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Developing the Procurement Professional of the Future

Dec. 23, 2019
A new APQC report highlights the top procurement skills that professionals will need in 2020 and beyond

With the turn of every new decade come the myriad reflections on the past 10 years and predictions about what’s to come in the next decade. In sticking with this tradition, the American Productivity & Quality Center (APQC) just released a report that gives us insights into what the procurement professional of the future might look like.  

In “Identifying and Developing the Future Skills Needed in Sourcing and Procurement: Evolving Landscape Requires Revamped Talent Development, the benchmarking authority takes a deep dive into the profession to come up with a picture of the most in-demand skills for the future, with a focus on future talent development needs.

The group wasn’t overly impressed with the findings. Our report finds that procurement talent development is not adequate in developing the most important skills for the future,” APQC concludes.

The Four Categories

In presenting an overview of the most in-demand skills, the biggest skills gaps, and how procurement leaders can close the gap, the group asked procurement professionals to rate the importance of—as well as their organization’s effectiveness in training and development for—skills across four categories:

  • Job-specific: technical skills specific to the procurement function
  • General business: business skills relevant in and beyond procurement
  • Social: “soft” skills involved in collaboration and managing change
  • Deep work: skills indicative of being able to focus without distraction 

Overall, APQC’s findings show that the most important skills for the future are not job-specific. “Looking at the top 10 skills across categories,” it says, “it’s clear that the skills future procurement professionals need most are those that help them build relationships with internal stakeholders and suppliers, make difficult judgement calls, and translate business needs into procurement decisions.”

For example, nearly 60% of procurement professionals singled out business ethics as the top skill needed for success. The same percentage see communication (oral and written) as the top need area, followed by stakeholder management (55%), relationship building and management (52%), critical thinking (48%), and supplier relationship management (47%).

Other skills that procurement professionals see as being critical in the future include leadership (cited by 47% of respondents), complex decision-making (42%), and traditional negotiation (41%). Finally, 40% of procurement professionals see being a team player as an important trait for future success. 

Filling the Skills Gap

When APQC asked procurement professionals about their effectiveness in training and developing the top skills outlined above, it picked up on some sizable gaps. In fact, there is a double-digit gap for each of the top skills between importance and performance, and some gaps are particularly notable.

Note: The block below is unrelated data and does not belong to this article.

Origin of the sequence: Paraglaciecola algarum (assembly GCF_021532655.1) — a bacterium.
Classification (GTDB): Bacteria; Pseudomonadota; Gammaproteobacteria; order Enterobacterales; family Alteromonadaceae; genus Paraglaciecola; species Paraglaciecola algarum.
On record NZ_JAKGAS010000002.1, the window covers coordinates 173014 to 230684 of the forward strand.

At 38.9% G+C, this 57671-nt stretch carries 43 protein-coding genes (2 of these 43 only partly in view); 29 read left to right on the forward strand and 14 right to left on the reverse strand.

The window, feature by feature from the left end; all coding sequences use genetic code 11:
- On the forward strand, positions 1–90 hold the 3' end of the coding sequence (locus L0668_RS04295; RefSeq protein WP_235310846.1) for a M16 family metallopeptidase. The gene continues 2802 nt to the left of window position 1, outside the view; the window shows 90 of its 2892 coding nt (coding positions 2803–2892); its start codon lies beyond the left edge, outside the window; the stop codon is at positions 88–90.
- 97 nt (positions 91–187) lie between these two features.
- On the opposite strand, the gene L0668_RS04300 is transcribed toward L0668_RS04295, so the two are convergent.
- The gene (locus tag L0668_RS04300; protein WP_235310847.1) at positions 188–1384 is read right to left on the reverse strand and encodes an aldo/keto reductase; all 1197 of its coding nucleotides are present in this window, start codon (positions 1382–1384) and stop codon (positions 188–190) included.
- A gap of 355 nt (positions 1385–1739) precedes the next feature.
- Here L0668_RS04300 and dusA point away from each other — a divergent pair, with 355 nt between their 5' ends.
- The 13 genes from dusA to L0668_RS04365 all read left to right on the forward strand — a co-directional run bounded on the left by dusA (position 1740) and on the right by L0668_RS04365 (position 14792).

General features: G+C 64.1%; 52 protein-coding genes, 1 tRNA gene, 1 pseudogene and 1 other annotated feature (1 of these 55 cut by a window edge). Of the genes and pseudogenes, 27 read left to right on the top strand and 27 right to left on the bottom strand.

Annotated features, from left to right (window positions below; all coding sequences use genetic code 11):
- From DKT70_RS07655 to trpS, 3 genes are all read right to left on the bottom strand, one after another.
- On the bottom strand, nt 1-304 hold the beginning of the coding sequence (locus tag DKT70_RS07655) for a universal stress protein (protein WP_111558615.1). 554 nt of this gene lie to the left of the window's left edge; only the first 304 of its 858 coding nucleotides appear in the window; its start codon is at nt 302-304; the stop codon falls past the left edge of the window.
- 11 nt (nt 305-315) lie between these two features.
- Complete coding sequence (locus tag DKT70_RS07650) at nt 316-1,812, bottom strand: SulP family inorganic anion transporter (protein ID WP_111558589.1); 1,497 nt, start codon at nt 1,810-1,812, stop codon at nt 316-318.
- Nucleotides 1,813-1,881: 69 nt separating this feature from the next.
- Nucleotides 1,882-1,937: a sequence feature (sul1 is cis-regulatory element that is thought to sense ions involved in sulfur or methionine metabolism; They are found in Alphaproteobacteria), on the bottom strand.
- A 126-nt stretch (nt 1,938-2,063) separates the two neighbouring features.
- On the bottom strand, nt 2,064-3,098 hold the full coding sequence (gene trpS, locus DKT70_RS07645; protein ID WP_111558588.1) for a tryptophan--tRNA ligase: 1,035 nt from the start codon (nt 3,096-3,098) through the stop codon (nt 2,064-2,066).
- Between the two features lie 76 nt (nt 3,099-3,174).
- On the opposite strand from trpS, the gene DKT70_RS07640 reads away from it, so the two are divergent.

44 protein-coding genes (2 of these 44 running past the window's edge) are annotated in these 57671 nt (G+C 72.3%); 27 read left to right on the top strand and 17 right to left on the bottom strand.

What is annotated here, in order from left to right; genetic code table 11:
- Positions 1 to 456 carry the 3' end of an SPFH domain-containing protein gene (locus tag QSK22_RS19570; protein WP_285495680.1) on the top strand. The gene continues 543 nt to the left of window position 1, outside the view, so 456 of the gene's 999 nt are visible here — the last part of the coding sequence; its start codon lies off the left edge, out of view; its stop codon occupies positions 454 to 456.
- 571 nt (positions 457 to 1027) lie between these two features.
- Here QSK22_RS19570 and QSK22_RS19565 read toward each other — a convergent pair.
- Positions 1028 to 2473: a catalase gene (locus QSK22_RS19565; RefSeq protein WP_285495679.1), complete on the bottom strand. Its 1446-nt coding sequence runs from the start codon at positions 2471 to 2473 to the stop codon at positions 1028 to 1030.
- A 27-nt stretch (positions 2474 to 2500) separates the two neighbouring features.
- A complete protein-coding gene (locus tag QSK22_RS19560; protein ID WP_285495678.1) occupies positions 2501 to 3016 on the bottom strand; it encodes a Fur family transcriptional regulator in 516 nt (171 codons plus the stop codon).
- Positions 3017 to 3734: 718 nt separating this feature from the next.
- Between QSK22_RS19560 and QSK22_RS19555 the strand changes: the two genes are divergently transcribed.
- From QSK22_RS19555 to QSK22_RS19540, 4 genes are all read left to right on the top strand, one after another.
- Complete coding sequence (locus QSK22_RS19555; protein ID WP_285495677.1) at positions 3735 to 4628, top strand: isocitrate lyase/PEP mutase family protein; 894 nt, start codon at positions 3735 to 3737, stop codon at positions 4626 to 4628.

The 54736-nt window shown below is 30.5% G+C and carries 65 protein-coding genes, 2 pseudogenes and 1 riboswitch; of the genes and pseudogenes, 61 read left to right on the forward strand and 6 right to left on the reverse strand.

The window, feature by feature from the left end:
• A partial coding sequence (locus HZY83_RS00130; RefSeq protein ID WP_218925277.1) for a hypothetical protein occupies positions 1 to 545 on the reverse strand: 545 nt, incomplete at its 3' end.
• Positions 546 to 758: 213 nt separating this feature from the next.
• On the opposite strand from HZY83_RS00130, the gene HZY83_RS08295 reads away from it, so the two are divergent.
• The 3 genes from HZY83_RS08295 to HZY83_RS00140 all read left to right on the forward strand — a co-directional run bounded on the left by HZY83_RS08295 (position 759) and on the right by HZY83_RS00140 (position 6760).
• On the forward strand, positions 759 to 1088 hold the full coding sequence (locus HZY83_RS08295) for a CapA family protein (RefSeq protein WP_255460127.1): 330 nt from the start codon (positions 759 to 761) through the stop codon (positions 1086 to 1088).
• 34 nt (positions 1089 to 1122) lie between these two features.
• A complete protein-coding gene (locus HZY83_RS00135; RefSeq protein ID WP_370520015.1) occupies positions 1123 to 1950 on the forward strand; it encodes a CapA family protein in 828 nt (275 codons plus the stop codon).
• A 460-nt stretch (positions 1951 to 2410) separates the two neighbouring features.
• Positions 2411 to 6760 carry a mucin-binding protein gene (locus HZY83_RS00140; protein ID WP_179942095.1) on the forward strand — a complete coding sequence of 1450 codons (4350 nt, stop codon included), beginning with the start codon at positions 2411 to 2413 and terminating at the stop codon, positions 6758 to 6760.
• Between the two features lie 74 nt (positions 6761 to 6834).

For example, almost 60% of respondents said business ethics is critical/very important, but only one-third of them feel that they’re effective at helping employees develop this skill. “The consequences of not addressing these gaps are huge,” APQC points out. “If organizations cannot develop these skills in-house, they will be forced to secure them through external hires and/or consultants. This will increase the procurement function’s costs dramatically”

Of course, not developing these skills could be even more expensive, and downright dangerous. “Organizations may be able to rely on a handful of experienced procurement professionals for now,” the organization points out. “But when those people retire (and they will), the function will be in the hands of people who never learned how to lead, think critically, or act ethically, and who have never built relationships with key suppliers and internal stakeholders.”

Innovative Approaches

APQC’s research found that chief procurement officers and procurement directors understand the importance of training and development. In fact, nearly 55% view training as an essential or high priority. However, most senior executives are still focused on procurement’s cost reduction and risk avoidance capabilities vs. its more strategic and value-added benefits.

For procurement leaders to get executives to support their talent development plans, they’ll have to change the conversation from costs and risks to value generation. “The APQC benchmark data shows just how conflicted organizations are,” Sourcing Industry Group’s Dawn Tiura points out. “They all want to invest in training and education, but then fall into the trap of having short-term and tactical actions on costs and risks.”  

Ultimately, APQC says procurement leaders should work with HR and other internal partners to realign talent development. A strong partnership combines HR’s employee-centric support and direction with the function’s operational knowledge of necessary skills, it says.

“Procurement leaders should also consider working with HR and other business partners to implement a job rotation program,” APQC continues. “Only 34.8% of organizations currently use job rotations in procurement, so implementing this practice in your company may provide crucial competitive advantage.”

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About the Author

Bridget McCrea | Contributing Writer | Supply Chain Connect

Bridget McCrea is a freelance writer who covers business and technology for various publications.